Seven Seals, No Pictures

Death hides its horrors in Chile disaster reportage

Guilt settles in quickly, but still not fast enough to quench that awful first reaction—“Again?”

It’s late afternoon and the kettle’s bubbling for coffee as I read online that there’s been another natural disaster, an earthquake, this time in Chile. The website has a slideshow—mangled cars, split buildings, efficient foreigners ferrying in aid. As always, there’s a sense of arriving late; the disaster’s already happened, the Red Cross is already there, and stringers have had time to send in not only a first report but two or three updates. All the same, it is horrifying. And so that initial thought spasm—“God, not another one”—is accompanied by an entrenched sense of remorse. Thinking of it as “just another disaster” discredits the horror of this particular event, an 8.8 magnitude shock that’s left hundreds dead and millions displaced.

Such an impulse, I know, didn’t emerge from thin air. Students of the apocalypse, disappointed in the failure of July 1999 to carry out Nostradamus’s prediction (a great “King of Terror” was supposed to descend from the sky to restore Genghis Khan) will find ample substance for speculation in the recent string of natural disasters—Sri Lanka in 2004, New Orleans in 2005, Sichuan in 2008, Haiti just under two months ago. Coming so close together, they become easy to blur into symbols of something larger—or worse, to ignore. It reminds me of what V.S. Naipaul wrote when he returned to India after several decades and saw families in dirt and rags in the street: “Two generations separated me from that kind of poverty; but I felt closer to it than most of the Indians I met.” See it enough, and you simply cease to see.

No matter how difficult, it’s essential to consider each disaster individually, resisting the urge to run it into a trend line. Submerging it in some larger structure only discourages real compassion and action—and in moments of disaster, it’s action that’s needed more than anything.

Unfortunately, the way in which disasters are reported often encourages precisely the opposite reaction. I first read about the Chile quake on the New York Times website, where beside the images, an op-ed by Al Gore admonished that “We Can’t Wish Away Climate Change”—the title assuming a generalizing reaction like the one I’d worked so hard to overcome. Below, another link plumbed voyeuristically for more information: “Are you in an affected area? What are you seeing?” and requested that readers send in “pix.” Where the Olympics slideshow had been the day before, and would be the next day, disaster images moved by in matter-of-fact procession. All of it was impressively slick—disconcertingly so. Chile could have been replaced by any other country, and nothing would have changed.


One effective means of particularizing, for instance, is through photography—once you’ve seen those images of mass graves in Haiti, it’s impossible to forget them. But rather than suffering Chileans, most of the photos on the New York Times front were of industrious and healthy-looking aid workers. Far from being desensitized, we’re hardly shown scenes of death at all.

Part of this is that in our culture any real depiction of death is taboo. Julian Barnes writes of “lemon tables” in China at which dinner guests are not only permitted but expected to speak freely of death. In many cultures, corpses are tenderly washed and wrapped in shrouds by members of the family. Modern hospitals and undertakers, in contrast, make contact with the dead virtually nonexistent—when Woody Allen jokes about the Grim Reaper, it’s practically avant-garde.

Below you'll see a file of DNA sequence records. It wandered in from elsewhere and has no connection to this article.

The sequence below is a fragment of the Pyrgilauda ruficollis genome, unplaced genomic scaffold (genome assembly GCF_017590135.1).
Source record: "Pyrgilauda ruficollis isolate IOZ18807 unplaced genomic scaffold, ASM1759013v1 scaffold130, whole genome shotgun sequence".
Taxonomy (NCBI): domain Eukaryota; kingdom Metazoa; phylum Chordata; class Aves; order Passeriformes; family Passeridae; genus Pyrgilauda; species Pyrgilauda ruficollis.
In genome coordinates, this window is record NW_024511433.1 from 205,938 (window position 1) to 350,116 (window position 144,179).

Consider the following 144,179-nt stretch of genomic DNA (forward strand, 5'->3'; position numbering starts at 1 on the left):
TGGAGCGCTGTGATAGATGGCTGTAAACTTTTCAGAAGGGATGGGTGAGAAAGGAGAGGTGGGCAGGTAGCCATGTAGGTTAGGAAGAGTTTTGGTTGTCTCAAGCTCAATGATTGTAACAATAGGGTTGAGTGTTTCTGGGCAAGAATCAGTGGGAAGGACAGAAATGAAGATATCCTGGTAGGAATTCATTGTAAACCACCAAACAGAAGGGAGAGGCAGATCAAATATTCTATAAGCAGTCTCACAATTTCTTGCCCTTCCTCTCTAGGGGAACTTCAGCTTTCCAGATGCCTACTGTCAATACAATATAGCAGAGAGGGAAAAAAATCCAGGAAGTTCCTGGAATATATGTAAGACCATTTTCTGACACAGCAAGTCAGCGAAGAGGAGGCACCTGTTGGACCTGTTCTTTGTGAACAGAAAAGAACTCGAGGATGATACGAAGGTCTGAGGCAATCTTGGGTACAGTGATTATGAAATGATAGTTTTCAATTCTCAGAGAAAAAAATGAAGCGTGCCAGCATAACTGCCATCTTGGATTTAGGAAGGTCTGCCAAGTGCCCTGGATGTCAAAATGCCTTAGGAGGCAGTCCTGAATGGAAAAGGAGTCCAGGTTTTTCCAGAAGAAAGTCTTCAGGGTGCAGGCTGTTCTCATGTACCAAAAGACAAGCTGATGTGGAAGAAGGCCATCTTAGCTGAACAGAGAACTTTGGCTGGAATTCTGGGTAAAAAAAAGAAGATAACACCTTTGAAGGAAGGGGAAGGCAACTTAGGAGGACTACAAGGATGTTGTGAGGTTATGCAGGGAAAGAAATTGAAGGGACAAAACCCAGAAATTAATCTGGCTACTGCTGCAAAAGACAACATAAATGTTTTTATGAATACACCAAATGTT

At times, certainly, the arts pages do attempt to humanize the dead of the affected country, publishing excerpts from the national literature or inviting its authors to set down their feelings in print. (Only when the country is non-western, of course: if an earthquake hit France, we’d hardly be treated to the “unknown” works of Stendhal. As it happens, most of the recent disaster-stricken areas have also been poor ones.) This was what happened after Haiti, such as with Edwidge Danticat’s moving piece about her dead relatives in The New Yorker.

There’s nothing wrong with keeping home in mind, of course. On the coffee table here I keep a copy of the Times Literary Supplement. With a cover reading “Golden California,” its bright orange-gold sky often comes as great comfort in a country where dribbling rain means a good weather day. If an earthquake ever hits the Bay Area’s San Andreas Fault Line like it did in 1989, part of the process of coping would likely involve writing something out.

But as well-intentioned as they are, all of the slideshows, finger-wagging articles, and delicate stories from famous authors simply sanitize the disaster and transform it into a fait accompli. Danticat’s description is not necessarily a pleasant read, but the way she tells it makes tragedy seem almost beautiful—lilting, and very far away, beyond the reach of human hands. What we need to see instead is actual blood, and pain, and suffering, and then—maybe—it will all seem real. For now, rationalizing Chile and Haiti into mere plot points only compounds the tragedy as, in those God-fearing countries, divine fury cracks the earth.

Jessica A. Sequeira ’11, a former Crimson associate editorial editor, is a social studies concentrator in Winthrop House currently studying abroad at the University of Cambridge. Her column appears on alternate Thursdays.